In the UK, there is a ban on several breeds that have been deemed too aggressive for domestic life. These animals, such as American Pit Bull Terriers and the Japanese Tosa are no longer allowed to be purchased or kept in the UK. However, increasing numbers of people are finding ways to keep these dogs, and in America, Pit Bulls are some of the most popular breeds. Other dogs, such as Staffordshire Bull Terriers and Bull Mastiffs, also have a bad reputation, but these are allowed to be kept as pets. Is there any truth to the fear and the rumours? Can aggressive breeds to kept in a family home?
American Pit Bull Terriers are the most notoriously recognised ‘aggressive’ breed of dog. Through dog fighting and the media, Pit Bulls have become known as the most dangerous breed, yet in the States many people love them as loyal and gentle family pets. How can the two equate? The key thing to remember here is that the breed gets its bad name due to the uses it was forced to have by humans. Similarly, Staffordshire Bull Terriers. Both of these breeds are frequently bred as fighting dogs. They have a strong, and relentless, bite, which is obviously essential to a fighting dog. Though dog fighting is illegal in the UK, it still goes on, and therefore these animals are still being ‘trained’ to be aggressive. Methods used to ‘train’ these dogs to fight are abuse. They are exercised well to build up muscle and endurance, but they are also taught fear. A defensive dog exhibits signs of aggression, and is therefore desirable. Ergo, a dog who is taught to fear will then be taught to defend, or fight. There are plenty of examples of Pit Bulls and Staffies that have never been taught to fear humans or other dogs. These animals make wonderful pets, and seldom have any problems with aggression or violence.
Pit Bulls and other ‘aggressive breeds’ have been bred for aggression. It is difficult to blame anyone other than the humans for the development of stereotypes and fear surrounding the breeds. They were bred by humans, encouraged to exhibit aggressive behaviour, which was then rewarded, and then bred from. These lines of dogs are more likely to show signs of aggression, as it has been taught to them. This does not mean that they will be aggressive towards humans, but it does mean the greater care needs to be taken with other dogs.
It is important to consider the motivation behind the aggression. More often than not, it is simply fear. When you accept this, it is difficult to blame the dogs for reacting out of fear or self-defence. This has been trained into them, and can be very difficult to train out of. Ultimately, though, these traits of fair and fear-related aggression, can appear in any breed of dog, even those thought to be generally placid. The difference comes in the potential for damage done. If a Chihuahua is frightened and lashes out and bites your hand, it will hurt, but you will probably recover fine in time. If a Pit Bull lashes out and bites your hand, he will have been trained to not let go, and can easily cause severe damage. It’s difficult to say, therefore, if the ban on these dogs is justified. Most dog lovers are of the belief that it is never the dogs to blame, but actually the owners. Unfortunately with the end of the Dog License, there is now no way to control how people treat their pets. If an ‘aggressive breed’ is brought up in the right environment, there will likely be no instances of aggression or biting. Oftentimes it is just through lack of understanding or care that these animals are reacting.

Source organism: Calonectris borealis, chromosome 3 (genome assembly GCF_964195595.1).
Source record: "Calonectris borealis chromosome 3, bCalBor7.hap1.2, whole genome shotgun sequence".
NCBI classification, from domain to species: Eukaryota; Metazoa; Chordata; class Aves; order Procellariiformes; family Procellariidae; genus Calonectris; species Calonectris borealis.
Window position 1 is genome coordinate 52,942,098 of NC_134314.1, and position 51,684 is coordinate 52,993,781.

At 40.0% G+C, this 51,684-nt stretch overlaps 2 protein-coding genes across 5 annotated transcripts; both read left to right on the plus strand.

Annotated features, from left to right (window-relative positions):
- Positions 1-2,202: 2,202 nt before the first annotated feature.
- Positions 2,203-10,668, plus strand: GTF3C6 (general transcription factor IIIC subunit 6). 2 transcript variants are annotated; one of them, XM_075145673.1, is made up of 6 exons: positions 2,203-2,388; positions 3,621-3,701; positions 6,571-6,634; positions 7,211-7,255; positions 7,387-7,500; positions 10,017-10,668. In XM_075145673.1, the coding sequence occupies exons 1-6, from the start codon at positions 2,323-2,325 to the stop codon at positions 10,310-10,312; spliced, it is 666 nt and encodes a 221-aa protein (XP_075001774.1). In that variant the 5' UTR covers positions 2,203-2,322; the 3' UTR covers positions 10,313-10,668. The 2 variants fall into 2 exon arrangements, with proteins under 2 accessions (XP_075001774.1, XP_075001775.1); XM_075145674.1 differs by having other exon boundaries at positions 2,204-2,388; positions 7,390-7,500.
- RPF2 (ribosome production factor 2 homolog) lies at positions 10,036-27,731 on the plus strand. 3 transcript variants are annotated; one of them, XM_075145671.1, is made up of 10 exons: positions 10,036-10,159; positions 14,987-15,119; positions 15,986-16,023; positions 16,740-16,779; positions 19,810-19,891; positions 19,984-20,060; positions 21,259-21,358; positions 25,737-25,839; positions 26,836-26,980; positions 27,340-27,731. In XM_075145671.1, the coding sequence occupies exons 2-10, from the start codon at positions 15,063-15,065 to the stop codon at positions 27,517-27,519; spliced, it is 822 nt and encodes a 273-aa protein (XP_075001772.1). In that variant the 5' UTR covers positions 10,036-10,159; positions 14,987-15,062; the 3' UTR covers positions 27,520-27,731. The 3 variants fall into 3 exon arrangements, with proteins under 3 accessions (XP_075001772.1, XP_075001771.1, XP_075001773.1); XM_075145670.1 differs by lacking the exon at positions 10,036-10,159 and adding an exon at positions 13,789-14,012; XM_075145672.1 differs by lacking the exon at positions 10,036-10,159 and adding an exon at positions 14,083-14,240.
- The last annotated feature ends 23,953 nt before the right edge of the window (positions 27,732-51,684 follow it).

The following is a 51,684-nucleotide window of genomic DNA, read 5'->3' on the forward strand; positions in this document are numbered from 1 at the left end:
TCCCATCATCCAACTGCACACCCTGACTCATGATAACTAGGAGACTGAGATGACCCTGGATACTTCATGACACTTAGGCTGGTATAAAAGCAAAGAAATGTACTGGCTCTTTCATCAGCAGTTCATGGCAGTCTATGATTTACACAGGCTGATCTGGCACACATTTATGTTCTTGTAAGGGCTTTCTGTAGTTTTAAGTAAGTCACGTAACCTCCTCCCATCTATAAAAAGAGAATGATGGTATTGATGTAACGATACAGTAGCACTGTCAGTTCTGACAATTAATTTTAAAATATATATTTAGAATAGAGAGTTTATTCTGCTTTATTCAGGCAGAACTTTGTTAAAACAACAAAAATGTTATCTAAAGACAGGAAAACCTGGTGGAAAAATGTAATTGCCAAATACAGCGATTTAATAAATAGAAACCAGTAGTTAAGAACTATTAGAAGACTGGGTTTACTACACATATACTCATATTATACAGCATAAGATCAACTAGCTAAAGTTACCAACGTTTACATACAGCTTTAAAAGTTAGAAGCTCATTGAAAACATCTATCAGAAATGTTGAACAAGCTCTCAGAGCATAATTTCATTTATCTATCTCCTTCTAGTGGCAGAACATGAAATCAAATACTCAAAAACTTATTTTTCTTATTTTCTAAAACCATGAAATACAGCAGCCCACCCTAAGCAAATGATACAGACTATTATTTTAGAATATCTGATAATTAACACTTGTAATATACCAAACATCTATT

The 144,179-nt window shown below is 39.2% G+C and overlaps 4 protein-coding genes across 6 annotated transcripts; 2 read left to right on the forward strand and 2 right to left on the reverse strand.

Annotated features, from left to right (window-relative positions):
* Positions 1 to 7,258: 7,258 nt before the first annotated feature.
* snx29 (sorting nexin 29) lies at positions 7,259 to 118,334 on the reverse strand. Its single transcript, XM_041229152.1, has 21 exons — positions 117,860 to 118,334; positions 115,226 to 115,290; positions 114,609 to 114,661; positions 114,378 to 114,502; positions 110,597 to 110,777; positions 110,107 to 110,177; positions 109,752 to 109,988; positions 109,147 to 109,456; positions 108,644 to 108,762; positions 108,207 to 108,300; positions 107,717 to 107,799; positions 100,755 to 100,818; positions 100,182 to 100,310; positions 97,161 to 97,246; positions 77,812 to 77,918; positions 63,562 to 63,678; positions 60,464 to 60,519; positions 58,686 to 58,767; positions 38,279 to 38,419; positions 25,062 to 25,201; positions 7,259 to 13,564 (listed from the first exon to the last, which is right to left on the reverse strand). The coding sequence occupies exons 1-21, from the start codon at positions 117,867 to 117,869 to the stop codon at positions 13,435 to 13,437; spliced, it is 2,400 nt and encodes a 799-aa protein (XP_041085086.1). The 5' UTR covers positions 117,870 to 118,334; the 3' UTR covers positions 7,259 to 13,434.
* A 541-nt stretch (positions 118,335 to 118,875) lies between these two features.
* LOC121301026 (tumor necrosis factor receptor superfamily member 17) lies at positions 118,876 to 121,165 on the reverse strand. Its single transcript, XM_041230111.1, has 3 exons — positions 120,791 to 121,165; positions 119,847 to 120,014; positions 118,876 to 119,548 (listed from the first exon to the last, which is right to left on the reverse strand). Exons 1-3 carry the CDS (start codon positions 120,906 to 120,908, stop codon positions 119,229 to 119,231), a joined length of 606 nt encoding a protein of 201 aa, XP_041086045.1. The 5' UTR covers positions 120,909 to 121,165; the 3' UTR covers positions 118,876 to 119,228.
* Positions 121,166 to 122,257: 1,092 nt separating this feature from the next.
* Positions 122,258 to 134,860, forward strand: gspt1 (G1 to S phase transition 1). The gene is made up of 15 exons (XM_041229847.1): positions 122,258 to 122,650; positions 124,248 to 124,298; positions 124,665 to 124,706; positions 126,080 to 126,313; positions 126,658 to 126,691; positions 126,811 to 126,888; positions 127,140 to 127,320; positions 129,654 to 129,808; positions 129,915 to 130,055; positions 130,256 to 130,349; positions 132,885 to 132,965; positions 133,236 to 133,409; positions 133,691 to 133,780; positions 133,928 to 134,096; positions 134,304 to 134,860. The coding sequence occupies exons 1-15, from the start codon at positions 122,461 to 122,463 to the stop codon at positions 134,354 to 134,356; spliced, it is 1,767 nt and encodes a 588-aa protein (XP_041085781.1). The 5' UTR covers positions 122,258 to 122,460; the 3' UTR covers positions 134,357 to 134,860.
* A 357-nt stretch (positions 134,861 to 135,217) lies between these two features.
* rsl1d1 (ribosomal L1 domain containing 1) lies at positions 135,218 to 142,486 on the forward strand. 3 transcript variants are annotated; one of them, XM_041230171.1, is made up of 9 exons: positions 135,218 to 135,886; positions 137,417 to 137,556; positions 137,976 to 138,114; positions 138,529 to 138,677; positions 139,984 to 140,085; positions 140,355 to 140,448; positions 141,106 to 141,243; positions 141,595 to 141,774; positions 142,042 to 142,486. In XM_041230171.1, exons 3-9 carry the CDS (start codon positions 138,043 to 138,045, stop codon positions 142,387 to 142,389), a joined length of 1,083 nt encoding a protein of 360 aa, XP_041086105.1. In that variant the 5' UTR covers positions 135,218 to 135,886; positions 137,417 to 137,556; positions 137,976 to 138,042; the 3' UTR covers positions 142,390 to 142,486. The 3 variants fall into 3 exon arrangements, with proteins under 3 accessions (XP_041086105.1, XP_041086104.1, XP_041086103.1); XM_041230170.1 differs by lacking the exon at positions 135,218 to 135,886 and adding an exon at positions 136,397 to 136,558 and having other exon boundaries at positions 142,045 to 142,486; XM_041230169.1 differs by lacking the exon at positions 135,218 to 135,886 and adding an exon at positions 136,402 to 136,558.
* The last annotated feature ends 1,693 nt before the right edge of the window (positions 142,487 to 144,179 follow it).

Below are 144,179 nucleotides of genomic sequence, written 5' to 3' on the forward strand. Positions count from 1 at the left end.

There is truth in the statement that certain breeds of dog have the potential to be more violent than others. But that is true of any creature. Size and strength are factors outside of the dog’s control, and as previously noted, smaller dogs can be just as aggressive with far less damage. If you are considering owning one of these breeds of dogs, make sure you are doing it for the right reason. If you are looking for a dog to defend you, most dogs will do that anyway without any aggression or fear training. These traits are bred for and can be ruled out with proper breeding and care. It’s very sad to see innocent animals put down due to effectively the actions of their owners, and it is important that more people realise that there is not much truth to the allegations that some dogs are dangerous breeds. Any dog can be dangerous, just as any person can be dangerous. Environmental and training changes can vastly improve the lives of the dogs, as well as the perceived safety of those around them.